Like many alternative therapies, paediatric osteopathy is mired in pseudoscience and misleading claims. The research conducted into these approaches is often focused on marketing the particular pet therapy rather than genuinely researching it. Using a trial of paediatric osteopathy as an example, I have highlighted two very basic flaws that are common in many studies of alternative therapies:

  1. Trialling a treatment for which there is no plausible way it could provide any benefit for the given condition.
  2. Trying to show efficacy from a small pilot study.

Studies like this are a waste of time and money and, in my view, are unethical because they involve testing biologically implausible treatments on unsuspecting members of the public. The results from these sorts of trials shouldn’t be trusted and they certainly shouldn’t be used to inform treatment choices.

Zero out of twenty chiropractors compliant with regulatory advertising guidance

Misleading claims in the UK chiropractic profession has been a serious problem for many years and, in spite of plenty of guidance from the Advertising Standards Authority, continues to be a major issue. There are many different types of misleading claims, ranging from the treatment of babies to giving the impression they are doctors and even claiming to be able to boost the immune system. On 3rd November 2021 the UK chiropractic regulator, the General Chiropractic Council (GCC), published a new advertising toolkit for chiropractors. It’s a pretty good guide but there is nothing new there that chiros shouldn’t already know. They should already be compliant with everything that’s in there. To test the current compliance level, I assessed a random sample of 20 London-based chiropractors against the new toolkit. Zero out of the 20 were compliant! There were a staggering 18 who I believe would warrant regulatory complaints and 2 who were “not that bad”. Although I’ve been tackling misleading claims in chiropractic for many years, I was surprised just how bad these results were. I really thought there would have been a few who were fully compliant and a reasonable number of the rest wouldn’t have been that bad. I was wrong. The amount of pseudoscience and misleading claims was shocking. Let’s look in a bit more detail.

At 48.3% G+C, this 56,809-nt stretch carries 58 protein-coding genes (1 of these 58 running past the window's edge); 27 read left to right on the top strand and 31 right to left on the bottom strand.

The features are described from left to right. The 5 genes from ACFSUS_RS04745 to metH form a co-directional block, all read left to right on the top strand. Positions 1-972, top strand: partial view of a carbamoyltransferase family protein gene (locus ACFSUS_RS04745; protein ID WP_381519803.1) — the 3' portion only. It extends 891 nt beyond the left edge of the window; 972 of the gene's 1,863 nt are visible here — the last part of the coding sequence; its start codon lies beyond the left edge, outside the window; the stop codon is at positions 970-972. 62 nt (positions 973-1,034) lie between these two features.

Selecting the random sample

In order to select the random sample of 20 chiropractors, I used the “Find a chiropractor” tool on the General Chiropractic Council’s website. I then entered “London” in the “City” box and clicked on “See Search Results”. I then selected the first 20 chiropractors returned by the search, excluding the following:

  • Unable to find a website or website only has contact info with no description of practice.
  • Chiropractor listed as “not practicing” on GCC website.
  • Chiropractor is purely an academic and does not treat patients.

Now you too can easily repeat my search and see for yourself just how bad these chiropractic practices are.

Assessing the chiropractors

I used the GCC’s advertising toolkit to produce a list of criteria against which to assess the chiropractors, including:

  • Advertising for conditions outside of those that chiropractors are allowed to advertise to treat.
  • Anti-vaccination stance
  • Subluxation or “correcting alignment”
  • Claiming to “treat the root cause”
  • Suggesting that long-term care can prevent illness
  • Claiming that chiropractic treatment can improve immunity
  • Giving the impression that they are a doctor or equivalent to a doctor


Out of 20 chiropractors assessed there were zero who were fully compliant. The most common issue was advertising to treat conditions outside of the “allowed” list. Every single chiropractor was in breach of this, some to a greater extent than others. Other breaches that were common included:

  • Subluxation or “correcting alignment” – 55% (11 out of 20) made this claim
  • Claiming to “treat the root cause” – 50% (10 out 20) made this claim
  • Suggesting that long-term care can prevent illness – 40% (8 out of 20) made this claim
  • Giving the impression that they are a doctor or equivalent to a doctor 45% (9 out of 20) made this claim

Thankfully, there were no chiropractors who made openly anti-vaccination claims on their website. However, it is likely that this would be sufficient to result in regulatory action and it’s therefore perhaps not unsurprising that no chiropractors would openly admit to being anti-vax. As to what happens when they see their patients, that is much harder to assess.